A U.S. Navy-led international team has deployed buoys in the Arctic ocean to collect weather and oceanographic data as part of the International Arctic Buoy Program.
The U.S. National Ice Center launched Air Expendable Ice Beacons from the Danish air force’s C-130 aircraft to gather data that can help develop environmental models and boost forecasting capacities in the Arctic region, the Navy said Tuesday.
USNIC worked alongside the Office of Naval Research, Office of the Oceanographer of the Navy, the Danish joint Arctic command, Environmental and Climate Change Canada and the University of Washington to perform the IABP mission.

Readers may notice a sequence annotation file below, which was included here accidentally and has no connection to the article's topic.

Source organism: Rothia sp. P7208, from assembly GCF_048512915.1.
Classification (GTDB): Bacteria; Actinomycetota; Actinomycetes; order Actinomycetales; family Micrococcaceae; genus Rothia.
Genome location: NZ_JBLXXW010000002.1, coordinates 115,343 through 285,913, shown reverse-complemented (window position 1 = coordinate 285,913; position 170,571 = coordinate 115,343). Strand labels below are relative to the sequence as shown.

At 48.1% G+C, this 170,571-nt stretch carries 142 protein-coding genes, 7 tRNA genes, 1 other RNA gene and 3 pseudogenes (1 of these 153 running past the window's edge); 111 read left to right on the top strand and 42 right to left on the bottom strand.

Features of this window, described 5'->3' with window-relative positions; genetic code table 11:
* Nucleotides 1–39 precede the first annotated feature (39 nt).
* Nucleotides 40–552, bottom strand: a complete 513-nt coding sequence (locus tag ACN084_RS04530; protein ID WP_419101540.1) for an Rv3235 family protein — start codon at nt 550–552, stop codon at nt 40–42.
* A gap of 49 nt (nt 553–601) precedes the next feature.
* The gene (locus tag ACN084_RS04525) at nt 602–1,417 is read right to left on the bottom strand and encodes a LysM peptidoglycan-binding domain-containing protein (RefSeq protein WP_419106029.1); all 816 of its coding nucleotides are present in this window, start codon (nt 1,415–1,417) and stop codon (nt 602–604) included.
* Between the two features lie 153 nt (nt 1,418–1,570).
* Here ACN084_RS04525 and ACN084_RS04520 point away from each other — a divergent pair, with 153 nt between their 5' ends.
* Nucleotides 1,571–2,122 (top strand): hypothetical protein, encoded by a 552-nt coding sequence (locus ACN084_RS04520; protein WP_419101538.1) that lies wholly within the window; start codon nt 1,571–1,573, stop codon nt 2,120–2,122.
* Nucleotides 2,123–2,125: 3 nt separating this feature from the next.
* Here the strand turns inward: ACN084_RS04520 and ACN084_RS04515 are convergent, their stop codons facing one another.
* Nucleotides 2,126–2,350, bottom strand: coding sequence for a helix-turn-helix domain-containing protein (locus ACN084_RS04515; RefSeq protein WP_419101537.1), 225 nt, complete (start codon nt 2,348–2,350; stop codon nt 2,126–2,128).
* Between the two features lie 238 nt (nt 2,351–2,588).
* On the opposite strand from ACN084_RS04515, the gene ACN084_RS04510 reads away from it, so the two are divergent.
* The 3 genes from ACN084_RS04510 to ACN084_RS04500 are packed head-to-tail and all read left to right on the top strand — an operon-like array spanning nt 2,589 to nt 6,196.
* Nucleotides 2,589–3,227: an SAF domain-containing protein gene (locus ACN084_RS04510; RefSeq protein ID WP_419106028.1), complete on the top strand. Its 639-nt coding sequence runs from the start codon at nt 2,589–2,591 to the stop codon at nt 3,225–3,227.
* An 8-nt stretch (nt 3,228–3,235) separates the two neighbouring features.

“The buoys will provide data for 3-5 years providing operational and scientific community’s access to the in-situ observations available to all forecasters and researchers through the International Arctic Buoy Program,” said Lt. Emily Motz, coordinator for the Arctic Buoy Program at the U.S. National Ice Center.
Cmdr. Ruth Lane, commanding officer at the U.S. National Ice Center, said that the data gathered from the AXIB buoys can potentially aid the numerical weather prediction activities of the IABP team.
The Navy noted that the buoy mission will also provide data to support the Seasonal Ice Zone Reconnaissance Surveys program under the ONR Arctic and Global Prediction Program.